Mr. Herrick may have been unconsciously influenced by what he facetiously termed his ambassadorial blood in a story which he later told to a visitor at the Paris embassy, He said, "In a recent visit to England I made some slight genealogical studies in which I was both interested and amused to discover that an ancestor, a goldsmith by trade, so skilfully repaired a brooch for Queen Elizabeth that she appointed him her ambassador to Constantinople. So you see I have ambassadorial blood!"
At the time Mr. Herrick speaks of, I was on duty in Paris as military attaché, Mr. Bacon being my chief. A few days before Mr. Herrick was expected, while driving in the Bois, Mr. Bacon told me he was trying to make up his mind whether it would do for him to remain another week in Paris, although it was usual for the retiring ambassador to leave before his successor arrived.
"Henry White is here," he said, "and I asked him what he thought about it, but his sense of diplomatic propriety is outraged at the idea. However, I do not see what difference it could make. I like Mr. Herrick, we are excellent friends, and it might even be useful for him to discuss affairs with me while gathering up the reins of his new duties. Do you believe he would mind?"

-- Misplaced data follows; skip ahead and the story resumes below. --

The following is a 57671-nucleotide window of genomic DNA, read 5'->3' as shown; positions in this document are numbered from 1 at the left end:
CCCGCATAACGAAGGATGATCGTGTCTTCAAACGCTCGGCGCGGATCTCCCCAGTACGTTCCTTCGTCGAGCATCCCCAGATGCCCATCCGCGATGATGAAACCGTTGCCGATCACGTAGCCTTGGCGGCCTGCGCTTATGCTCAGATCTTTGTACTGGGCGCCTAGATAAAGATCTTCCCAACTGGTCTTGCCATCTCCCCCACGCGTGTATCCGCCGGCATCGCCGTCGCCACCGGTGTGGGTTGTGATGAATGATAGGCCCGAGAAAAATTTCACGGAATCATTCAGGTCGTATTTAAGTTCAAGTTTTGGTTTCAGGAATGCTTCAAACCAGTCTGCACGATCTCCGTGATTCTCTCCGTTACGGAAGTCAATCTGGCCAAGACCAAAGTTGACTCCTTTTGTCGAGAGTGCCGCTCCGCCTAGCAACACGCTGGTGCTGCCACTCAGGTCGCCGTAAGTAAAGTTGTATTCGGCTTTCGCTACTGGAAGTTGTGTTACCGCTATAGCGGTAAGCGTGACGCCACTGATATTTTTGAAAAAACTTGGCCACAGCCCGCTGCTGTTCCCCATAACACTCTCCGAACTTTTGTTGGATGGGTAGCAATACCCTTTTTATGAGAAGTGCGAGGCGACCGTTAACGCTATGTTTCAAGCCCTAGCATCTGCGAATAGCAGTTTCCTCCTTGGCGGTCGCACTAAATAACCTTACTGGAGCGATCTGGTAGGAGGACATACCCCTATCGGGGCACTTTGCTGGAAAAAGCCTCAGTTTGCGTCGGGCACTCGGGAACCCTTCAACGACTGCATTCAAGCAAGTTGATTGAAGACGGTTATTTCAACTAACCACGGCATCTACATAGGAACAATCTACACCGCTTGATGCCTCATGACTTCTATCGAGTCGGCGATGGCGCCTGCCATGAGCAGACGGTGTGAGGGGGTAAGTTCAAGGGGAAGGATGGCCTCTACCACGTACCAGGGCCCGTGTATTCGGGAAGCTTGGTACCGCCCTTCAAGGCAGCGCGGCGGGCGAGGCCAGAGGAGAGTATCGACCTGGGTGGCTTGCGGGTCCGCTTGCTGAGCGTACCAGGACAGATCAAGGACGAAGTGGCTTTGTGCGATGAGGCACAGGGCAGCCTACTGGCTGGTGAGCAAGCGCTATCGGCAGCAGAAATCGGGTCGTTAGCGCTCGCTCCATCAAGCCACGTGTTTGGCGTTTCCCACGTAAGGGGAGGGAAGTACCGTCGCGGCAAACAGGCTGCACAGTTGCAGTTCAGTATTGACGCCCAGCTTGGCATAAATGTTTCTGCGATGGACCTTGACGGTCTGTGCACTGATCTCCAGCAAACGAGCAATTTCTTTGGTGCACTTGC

Knowing Mr. Herrick's reputation for amiability and of being no stickler over such formalities, I was sure he would have no objection to finding Mr. Bacon here when he arrived; but it was nevertheless evident that the new ambassador and his family would be put to some inconvenience, as they had taken Mr. Bacon's house and expected to walk into it on reaching Paris.